ARM Holdings on last Friday has announced a new solution which is called as iSIM to integrate the functionality of SIM into connected devices – without requiring a traditional SIM card or even any type of embedded SIM (eSIM).
The new solution is aimed to not just help device makers but also to reduce the sizes of future connected devices, but also to drop their prices – eventually expanding their use cases. It merely means that it’s the time to say bye to the traditional SIM cards as the new chip design is primarily designed for devices which enabled IoT (Internet of Things) applications and isn’t something specific to smartphones or tablets.
The iSIM has been integrated with the GSMA Embedded SIM specifications to help the device makers and service providers to offer cellular connectivity on the devices which is compatible with IoT. Since the new solution is available as a part of a single IoT SoC, which also includes an MCU and a cellular modem, it doesn’t require any separate SIM card and full SIM functionality is available with the help of an ARM Kigen operating System that is a low footprint, scalable software stack available as an open system.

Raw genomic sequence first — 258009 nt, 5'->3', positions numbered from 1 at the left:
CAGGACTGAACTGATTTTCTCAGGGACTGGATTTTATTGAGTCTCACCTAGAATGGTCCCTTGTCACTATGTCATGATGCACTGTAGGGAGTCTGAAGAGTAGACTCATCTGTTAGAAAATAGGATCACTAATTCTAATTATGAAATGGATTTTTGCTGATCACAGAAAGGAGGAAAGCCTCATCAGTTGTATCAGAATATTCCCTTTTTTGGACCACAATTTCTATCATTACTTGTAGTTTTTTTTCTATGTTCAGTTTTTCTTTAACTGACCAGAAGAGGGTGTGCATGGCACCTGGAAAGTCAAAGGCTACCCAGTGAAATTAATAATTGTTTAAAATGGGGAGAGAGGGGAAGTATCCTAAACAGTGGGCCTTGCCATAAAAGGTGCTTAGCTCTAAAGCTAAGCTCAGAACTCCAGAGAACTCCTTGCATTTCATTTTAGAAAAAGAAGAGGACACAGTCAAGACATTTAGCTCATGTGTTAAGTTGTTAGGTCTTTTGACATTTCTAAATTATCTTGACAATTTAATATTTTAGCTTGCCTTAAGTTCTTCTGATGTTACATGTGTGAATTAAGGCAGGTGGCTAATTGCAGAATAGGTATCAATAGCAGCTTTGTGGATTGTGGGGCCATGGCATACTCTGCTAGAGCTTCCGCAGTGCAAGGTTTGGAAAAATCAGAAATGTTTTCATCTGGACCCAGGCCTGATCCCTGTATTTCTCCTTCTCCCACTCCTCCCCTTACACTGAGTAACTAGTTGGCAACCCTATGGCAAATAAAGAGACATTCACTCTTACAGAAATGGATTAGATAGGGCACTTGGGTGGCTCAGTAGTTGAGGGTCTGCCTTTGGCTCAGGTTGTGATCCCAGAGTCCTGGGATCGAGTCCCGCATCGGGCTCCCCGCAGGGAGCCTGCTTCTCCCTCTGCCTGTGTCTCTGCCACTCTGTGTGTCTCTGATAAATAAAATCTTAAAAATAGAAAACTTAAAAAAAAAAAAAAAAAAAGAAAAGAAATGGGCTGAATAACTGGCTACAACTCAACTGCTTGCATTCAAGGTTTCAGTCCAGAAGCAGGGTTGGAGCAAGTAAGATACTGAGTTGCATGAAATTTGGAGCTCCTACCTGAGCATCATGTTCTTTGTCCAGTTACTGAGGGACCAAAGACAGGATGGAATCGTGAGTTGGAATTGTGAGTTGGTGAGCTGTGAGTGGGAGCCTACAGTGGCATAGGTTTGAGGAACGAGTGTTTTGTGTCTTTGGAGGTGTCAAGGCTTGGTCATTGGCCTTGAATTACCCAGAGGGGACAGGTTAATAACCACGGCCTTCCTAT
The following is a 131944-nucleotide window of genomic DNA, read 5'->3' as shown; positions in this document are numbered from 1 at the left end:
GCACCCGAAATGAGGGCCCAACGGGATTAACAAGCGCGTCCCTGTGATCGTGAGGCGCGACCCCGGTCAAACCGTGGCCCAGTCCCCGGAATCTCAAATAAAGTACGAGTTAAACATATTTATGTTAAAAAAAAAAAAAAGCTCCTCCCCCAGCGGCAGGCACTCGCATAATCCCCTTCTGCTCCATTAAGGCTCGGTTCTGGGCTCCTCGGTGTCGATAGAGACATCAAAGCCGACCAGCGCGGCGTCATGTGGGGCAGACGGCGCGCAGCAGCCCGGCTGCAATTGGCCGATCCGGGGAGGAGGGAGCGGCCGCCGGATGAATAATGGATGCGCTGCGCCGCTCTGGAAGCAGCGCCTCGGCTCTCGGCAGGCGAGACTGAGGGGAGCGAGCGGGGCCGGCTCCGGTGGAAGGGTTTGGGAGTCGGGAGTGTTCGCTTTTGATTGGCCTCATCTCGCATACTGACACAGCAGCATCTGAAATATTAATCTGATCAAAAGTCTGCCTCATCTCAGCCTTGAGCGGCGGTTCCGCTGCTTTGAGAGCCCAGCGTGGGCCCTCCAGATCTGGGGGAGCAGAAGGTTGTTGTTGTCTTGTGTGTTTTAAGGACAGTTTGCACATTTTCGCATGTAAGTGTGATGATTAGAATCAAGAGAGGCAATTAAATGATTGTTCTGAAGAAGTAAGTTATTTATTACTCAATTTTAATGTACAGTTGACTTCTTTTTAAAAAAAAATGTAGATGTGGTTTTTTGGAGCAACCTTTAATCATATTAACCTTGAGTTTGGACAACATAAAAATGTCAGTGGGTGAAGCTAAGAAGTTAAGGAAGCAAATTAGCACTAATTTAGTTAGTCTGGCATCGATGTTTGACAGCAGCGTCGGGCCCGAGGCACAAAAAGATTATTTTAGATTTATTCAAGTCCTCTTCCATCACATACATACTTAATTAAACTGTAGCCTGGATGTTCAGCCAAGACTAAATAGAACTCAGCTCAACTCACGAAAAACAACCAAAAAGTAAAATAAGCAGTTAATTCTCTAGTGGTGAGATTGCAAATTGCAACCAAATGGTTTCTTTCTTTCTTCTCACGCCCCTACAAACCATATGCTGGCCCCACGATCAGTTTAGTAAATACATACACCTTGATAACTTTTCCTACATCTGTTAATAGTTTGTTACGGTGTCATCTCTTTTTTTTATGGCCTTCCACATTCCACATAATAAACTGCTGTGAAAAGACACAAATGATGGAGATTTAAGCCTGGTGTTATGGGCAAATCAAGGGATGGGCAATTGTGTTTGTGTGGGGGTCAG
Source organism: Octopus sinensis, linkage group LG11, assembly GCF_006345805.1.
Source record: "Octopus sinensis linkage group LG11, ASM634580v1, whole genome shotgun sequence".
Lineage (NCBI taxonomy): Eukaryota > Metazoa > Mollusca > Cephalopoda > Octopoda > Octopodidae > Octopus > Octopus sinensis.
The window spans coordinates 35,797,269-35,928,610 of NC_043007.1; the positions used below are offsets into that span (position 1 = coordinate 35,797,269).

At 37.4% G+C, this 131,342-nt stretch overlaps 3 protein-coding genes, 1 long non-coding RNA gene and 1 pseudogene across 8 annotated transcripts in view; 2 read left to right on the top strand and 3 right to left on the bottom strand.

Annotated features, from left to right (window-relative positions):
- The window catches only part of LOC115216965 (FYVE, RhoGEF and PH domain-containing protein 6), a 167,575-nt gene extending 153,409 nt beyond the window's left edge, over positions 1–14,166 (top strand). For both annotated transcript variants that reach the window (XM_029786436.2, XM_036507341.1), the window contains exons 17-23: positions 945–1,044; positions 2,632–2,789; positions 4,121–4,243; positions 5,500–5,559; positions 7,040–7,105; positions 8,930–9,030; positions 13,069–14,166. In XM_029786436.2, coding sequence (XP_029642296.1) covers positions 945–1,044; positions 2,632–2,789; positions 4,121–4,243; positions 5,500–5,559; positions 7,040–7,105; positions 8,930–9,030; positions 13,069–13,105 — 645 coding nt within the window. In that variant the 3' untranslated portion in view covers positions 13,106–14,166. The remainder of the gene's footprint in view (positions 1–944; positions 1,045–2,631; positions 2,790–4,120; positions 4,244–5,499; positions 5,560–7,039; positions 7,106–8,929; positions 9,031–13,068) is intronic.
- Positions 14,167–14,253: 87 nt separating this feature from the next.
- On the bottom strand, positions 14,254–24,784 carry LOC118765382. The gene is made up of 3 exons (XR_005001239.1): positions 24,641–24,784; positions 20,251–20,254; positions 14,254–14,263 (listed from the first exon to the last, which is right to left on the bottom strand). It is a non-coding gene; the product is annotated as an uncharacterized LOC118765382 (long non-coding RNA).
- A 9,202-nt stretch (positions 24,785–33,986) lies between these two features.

It is more important to note that the cellular network delivery through the iSIM will be too much identical to what one can get from a standalone SIM card. This also means users will get a chance to move from one network operator (MNO) to another with ease. It is the cost and the size of the hardware that are presumed to be majorly impacted once device manufacturers will start deploying the new age of solution.
Some of the giant companies such as Apple and Samsung brought Nano-SIM and mini-SIM card facility for its users. Likewise, Google added eSIM to its Pixel 2 family to start the life of cellular connectivity on mobile devices to the next set of data. But it is not revealed properly that whether these companies will choose the latest ARM solution for their new mobile devices.
The ARM has already started testing the iSIM with some industry partners and has expected to see the chip-based solution powering new connected devices sometime by the end of 2018.